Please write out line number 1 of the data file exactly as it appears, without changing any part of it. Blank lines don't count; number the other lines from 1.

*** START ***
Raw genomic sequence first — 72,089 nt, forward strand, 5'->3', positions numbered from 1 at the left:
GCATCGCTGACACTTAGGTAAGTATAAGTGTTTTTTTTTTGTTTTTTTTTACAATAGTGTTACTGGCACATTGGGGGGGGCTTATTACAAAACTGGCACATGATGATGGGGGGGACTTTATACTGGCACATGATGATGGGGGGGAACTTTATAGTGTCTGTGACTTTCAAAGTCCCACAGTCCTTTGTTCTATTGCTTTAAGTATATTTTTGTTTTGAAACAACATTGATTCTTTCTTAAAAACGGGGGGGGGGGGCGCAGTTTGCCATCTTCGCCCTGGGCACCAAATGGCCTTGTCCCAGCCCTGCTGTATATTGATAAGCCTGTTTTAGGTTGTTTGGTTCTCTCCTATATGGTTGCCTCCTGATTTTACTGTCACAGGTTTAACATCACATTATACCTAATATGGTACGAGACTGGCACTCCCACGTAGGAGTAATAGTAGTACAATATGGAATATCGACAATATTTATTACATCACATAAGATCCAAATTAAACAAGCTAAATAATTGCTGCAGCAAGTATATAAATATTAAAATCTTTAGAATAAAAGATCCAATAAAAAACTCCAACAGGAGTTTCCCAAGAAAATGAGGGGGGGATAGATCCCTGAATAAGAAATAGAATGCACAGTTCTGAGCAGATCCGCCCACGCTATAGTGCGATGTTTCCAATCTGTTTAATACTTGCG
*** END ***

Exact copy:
Raw genomic sequence first — 72,089 nt, forward strand, 5'->3', positions numbered from 1 at the left: